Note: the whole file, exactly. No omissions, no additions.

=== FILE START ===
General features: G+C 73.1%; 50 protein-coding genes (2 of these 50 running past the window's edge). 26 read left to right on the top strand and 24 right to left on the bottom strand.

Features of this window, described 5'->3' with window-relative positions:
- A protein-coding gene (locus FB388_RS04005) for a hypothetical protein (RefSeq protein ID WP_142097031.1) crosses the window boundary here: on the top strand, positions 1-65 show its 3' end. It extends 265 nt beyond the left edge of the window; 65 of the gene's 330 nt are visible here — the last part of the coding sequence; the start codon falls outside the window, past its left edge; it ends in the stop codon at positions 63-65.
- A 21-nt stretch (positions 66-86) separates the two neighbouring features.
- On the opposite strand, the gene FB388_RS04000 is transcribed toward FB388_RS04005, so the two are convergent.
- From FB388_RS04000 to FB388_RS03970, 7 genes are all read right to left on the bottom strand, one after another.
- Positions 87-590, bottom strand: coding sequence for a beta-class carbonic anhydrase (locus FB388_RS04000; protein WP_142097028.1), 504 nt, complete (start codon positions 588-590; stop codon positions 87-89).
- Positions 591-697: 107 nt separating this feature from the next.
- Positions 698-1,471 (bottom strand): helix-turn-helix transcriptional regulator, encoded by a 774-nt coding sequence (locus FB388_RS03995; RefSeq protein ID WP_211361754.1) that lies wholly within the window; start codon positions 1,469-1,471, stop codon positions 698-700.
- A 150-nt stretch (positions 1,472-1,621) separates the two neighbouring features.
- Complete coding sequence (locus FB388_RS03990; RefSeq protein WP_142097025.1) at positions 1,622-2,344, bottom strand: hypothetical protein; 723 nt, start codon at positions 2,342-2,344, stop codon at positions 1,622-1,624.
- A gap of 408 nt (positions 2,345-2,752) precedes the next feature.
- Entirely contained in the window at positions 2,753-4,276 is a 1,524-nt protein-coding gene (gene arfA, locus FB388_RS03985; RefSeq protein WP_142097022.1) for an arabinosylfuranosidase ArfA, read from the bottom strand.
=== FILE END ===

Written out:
General features: G+C 73.1%; 50 protein-coding genes (2 of these 50 running past the window's edge). 26 read left to right on the top strand and 24 right to left on the bottom strand.

Features of this window, described 5'->3' with window-relative positions:
- A protein-coding gene (locus FB388_RS04005) for a hypothetical protein (RefSeq protein ID WP_142097031.1) crosses the window boundary here: on the top strand, positions 1-65 show its 3' end. It extends 265 nt beyond the left edge of the window; 65 of the gene's 330 nt are visible here — the last part of the coding sequence; the start codon falls outside the window, past its left edge; it ends in the stop codon at positions 63-65.
- A 21-nt stretch (positions 66-86) separates the two neighbouring features.
- On the opposite strand, the gene FB388_RS04000 is transcribed toward FB388_RS04005, so the two are convergent.
- From FB388_RS04000 to FB388_RS03970, 7 genes are all read right to left on the bottom strand, one after another.
- Positions 87-590, bottom strand: coding sequence for a beta-class carbonic anhydrase (locus FB388_RS04000; protein WP_142097028.1), 504 nt, complete (start codon positions 588-590; stop codon positions 87-89).
- Positions 591-697: 107 nt separating this feature from the next.
- Positions 698-1,471 (bottom strand): helix-turn-helix transcriptional regulator, encoded by a 774-nt coding sequence (locus FB388_RS03995; RefSeq protein ID WP_211361754.1) that lies wholly within the window; start codon positions 1,469-1,471, stop codon positions 698-700.
- A 150-nt stretch (positions 1,472-1,621) separates the two neighbouring features.
- Complete coding sequence (locus FB388_RS03990; RefSeq protein WP_142097025.1) at positions 1,622-2,344, bottom strand: hypothetical protein; 723 nt, start codon at positions 2,342-2,344, stop codon at positions 1,622-1,624.
- A gap of 408 nt (positions 2,345-2,752) precedes the next feature.
- Entirely contained in the window at positions 2,753-4,276 is a 1,524-nt protein-coding gene (gene arfA, locus FB388_RS03985; RefSeq protein WP_142097022.1) for an arabinosylfuranosidase ArfA, read from the bottom strand.